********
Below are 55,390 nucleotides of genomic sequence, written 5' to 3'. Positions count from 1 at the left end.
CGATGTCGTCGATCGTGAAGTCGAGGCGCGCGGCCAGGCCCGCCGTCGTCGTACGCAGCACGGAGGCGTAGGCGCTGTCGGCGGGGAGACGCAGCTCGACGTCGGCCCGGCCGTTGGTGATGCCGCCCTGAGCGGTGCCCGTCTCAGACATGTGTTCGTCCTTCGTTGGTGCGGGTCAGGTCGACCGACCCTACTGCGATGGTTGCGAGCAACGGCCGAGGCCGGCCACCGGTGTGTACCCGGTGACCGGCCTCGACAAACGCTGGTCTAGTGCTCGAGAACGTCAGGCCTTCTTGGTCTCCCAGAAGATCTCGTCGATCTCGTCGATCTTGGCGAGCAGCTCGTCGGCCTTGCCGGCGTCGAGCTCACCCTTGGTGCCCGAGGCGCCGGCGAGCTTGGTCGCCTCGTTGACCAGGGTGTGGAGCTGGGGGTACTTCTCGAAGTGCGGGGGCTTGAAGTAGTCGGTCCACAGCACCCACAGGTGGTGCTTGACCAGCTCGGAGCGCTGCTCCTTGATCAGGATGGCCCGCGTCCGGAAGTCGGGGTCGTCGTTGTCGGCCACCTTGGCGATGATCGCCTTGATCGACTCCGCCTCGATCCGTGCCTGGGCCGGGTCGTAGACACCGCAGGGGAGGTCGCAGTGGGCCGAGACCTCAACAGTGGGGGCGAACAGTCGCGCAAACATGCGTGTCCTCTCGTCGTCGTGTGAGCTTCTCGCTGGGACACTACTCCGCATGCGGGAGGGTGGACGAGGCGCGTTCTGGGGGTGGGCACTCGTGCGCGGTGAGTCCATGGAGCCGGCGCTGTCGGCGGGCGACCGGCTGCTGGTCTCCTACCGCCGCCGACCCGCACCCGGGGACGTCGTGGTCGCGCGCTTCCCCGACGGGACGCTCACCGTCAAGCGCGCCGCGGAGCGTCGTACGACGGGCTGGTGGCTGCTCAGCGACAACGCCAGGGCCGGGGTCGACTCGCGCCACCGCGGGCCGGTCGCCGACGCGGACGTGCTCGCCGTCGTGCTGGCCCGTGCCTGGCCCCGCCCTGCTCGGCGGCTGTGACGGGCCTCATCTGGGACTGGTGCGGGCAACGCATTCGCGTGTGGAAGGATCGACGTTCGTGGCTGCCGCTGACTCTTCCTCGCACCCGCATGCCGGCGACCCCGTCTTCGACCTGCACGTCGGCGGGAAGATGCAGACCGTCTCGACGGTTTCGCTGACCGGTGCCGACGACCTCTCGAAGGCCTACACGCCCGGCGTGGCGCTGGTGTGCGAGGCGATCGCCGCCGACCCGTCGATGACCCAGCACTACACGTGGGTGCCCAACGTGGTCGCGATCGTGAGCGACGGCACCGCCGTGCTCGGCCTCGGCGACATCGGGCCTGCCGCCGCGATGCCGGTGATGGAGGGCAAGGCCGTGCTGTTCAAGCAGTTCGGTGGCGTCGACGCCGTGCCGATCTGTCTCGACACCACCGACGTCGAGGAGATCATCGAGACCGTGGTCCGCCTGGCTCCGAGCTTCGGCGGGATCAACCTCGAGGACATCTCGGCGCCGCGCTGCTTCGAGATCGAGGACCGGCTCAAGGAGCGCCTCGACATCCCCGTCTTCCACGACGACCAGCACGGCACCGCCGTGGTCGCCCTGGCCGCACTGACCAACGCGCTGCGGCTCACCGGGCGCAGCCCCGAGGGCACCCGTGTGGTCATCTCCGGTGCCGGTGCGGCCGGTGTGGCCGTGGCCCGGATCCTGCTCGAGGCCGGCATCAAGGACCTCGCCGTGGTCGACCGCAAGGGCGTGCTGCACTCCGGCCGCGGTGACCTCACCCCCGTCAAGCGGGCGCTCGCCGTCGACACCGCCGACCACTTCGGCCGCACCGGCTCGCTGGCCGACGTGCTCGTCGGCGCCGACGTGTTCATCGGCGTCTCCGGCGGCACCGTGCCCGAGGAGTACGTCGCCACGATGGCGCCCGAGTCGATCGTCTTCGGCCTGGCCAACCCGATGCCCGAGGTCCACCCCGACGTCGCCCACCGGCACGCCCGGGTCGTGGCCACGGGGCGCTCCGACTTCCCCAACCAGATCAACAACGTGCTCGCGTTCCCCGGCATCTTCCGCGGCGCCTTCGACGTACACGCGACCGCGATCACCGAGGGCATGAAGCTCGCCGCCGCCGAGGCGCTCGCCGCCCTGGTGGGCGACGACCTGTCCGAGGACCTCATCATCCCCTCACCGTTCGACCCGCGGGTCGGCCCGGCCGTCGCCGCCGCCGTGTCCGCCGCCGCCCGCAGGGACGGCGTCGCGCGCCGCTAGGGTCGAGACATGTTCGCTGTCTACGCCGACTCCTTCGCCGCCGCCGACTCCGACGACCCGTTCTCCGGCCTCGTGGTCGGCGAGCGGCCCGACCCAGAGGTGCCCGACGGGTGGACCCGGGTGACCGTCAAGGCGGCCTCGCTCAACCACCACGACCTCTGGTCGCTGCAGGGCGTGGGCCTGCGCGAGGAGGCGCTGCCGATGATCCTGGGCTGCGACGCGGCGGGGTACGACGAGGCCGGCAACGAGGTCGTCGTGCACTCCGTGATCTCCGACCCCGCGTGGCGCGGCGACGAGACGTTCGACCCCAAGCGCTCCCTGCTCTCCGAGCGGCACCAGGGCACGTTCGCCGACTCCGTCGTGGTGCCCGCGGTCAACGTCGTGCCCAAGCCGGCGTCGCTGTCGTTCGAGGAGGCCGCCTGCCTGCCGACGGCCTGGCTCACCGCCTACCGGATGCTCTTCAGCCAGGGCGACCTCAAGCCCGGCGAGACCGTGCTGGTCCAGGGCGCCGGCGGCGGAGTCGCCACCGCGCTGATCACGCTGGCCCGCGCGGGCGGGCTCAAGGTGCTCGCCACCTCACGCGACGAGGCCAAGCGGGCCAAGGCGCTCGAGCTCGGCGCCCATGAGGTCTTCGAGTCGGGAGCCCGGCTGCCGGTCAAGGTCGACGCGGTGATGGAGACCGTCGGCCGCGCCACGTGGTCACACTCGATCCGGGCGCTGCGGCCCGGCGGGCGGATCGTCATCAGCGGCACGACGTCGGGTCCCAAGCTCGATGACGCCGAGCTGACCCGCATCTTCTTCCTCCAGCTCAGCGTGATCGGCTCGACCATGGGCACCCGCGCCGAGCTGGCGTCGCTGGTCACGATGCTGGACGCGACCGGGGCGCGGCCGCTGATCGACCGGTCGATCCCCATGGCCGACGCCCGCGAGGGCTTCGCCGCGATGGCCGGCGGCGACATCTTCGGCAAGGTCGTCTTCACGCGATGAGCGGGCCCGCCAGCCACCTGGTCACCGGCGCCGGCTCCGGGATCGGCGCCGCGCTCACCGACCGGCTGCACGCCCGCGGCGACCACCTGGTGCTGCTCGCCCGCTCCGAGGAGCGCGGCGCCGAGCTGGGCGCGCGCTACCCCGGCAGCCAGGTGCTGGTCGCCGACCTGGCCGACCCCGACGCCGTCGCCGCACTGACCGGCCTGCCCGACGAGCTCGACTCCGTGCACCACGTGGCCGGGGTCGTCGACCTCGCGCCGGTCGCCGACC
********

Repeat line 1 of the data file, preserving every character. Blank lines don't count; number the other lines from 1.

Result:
Below are 55,390 nucleotides of genomic sequence, written 5' to 3'. Positions count from 1 at the left end.